Yeah, a lot of that time was spent thinking back through old episodes in my head, occasionally watching episodes or actually looking at a script on paper and trying to figure out how the beats work and how they pace out scenes. One of the big things of Seinfeld is there’s an ebb and flow of the big group scenes people have in Monk’s or in Jerry’s apartment, at which point we’re checking in with all the characters and where they are story-wise, and then they go out on their own individual scenes, which are much shorter, and they take the next step in their plan or hit the next beat in their conflict. So I had to figure out how to keep them hustling back and forth and at the same time try to understand what the story patterns were for similar stories that each of these characters had encountered at different points throughout the series.
What was the biggest challenge of putting it together?
I would say what I definitely spent the most time on, in terms of the actual prep, was figuring out how to actually make these stories come together. Seinfeld has the classic ending where suddenly all four stories are one in the final scene. But even beyond that, while rewatching episodes I realized that they all start separately but they don’t just suddenly merge in the end – they actually start to tie two stories together, usually. So now we’ve got four small stories, then we have two big stories, and then we have the final scene. So it’s about figuring out which stories are two sides of the same coin.
And then on top of that there’s figuring out the tone of the story: Is this a parody in the vein of that Friends spec that was sent around about ten years ago, “The One Where They All Get HIV,” or is it going to be something that has some element of heart to it? Ultimately, rather than overthinking it I decided no, the premise of this is a 9/11 episode where that just happens to be the backdrop. Other than that, it’s pure Seinfeld.
When you took the initial draft to your writers group for feedback, what did they say?
I pitched them the idea just verbally a few months ago, and that was a tepid response. It seemed like people were being very cautious in their words, and it seemed like they were thinking, without saying it, “Oh God, he’s an asshole. Why does he think he can pull this off?” or just that it was in bad taste. I brought in the first 15 pages however many weeks ago now and got very strong laughs, but even then people were saying “Why are you doing this?” One of my friends was saying “Just so you know, this could be a really good thing for you, but if this gets sent around in any way there are going to be some people who are never going to want to work with you.” And I said “That’s absolutely fine.”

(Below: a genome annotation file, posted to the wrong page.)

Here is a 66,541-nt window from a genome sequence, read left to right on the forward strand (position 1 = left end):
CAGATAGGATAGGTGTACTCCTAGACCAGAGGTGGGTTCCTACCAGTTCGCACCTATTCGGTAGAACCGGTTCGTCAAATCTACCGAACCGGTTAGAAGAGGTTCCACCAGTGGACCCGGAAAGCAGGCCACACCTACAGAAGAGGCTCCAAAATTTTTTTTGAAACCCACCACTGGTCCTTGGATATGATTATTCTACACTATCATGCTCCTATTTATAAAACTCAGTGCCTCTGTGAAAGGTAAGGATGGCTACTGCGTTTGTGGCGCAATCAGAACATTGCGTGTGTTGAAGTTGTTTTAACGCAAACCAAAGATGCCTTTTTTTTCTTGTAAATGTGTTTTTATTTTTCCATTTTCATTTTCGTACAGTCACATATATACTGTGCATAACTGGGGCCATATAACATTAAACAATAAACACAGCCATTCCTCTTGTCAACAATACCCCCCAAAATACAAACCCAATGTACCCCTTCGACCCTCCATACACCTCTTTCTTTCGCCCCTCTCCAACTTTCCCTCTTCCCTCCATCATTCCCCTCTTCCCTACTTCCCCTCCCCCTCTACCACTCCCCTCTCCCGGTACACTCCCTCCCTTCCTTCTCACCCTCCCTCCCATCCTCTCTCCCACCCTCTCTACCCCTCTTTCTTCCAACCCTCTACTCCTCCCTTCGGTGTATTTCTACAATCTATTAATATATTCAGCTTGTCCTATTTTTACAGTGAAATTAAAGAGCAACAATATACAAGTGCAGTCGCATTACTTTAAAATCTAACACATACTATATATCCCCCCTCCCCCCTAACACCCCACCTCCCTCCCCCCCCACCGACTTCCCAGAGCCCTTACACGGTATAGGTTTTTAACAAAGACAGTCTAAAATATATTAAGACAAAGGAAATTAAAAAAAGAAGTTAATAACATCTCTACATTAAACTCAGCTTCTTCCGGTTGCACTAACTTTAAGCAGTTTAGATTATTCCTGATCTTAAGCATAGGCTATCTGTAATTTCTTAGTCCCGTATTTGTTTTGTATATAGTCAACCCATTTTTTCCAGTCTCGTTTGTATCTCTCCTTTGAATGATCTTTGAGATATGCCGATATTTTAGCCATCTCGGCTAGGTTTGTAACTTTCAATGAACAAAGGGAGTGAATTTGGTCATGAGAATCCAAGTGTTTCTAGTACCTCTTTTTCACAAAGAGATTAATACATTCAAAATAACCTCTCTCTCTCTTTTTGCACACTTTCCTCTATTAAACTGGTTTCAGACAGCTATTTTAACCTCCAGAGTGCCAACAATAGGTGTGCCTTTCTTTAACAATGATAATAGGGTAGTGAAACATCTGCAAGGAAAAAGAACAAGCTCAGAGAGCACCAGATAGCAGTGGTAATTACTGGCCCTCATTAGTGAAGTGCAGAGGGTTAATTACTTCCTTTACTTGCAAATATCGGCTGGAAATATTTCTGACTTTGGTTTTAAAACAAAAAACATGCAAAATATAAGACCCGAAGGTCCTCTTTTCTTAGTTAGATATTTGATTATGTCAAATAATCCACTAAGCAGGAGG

Granted, the response I’ve gotten has been incredibly surprising in that it hasn’t been very polarizing. People have been overwhelmingly positive about it, but I was much more prepared for a negative response critically, and I was totally accepting of that because it’s meant to help people sort of self-screen out of my work if they’re people I might be going to work with: This is me, this is what I do, these are the ideas I have, and I’m always about creating self-screen opportunities so people can understand what I’m about so none of us waste our time. [laughs]
Your script was all over the internet less than 24 hours after you posted it. Can you walk me through what that was like for you?
Yeah! Well, after I posted it, it gradually built up where I had some friends who were retweeting it throughout the day, and it was getting a very steady stream just within my social group and mutual friends, things like that. Then by the end of the day I had some friends who are more established in the entertainment industry retweet it or share it on Facebook, and they reached out to me and said like “Hey, we’re gonna connect you with our representatives,” and at that point I was like “Okay, I got what I wanted out of this.”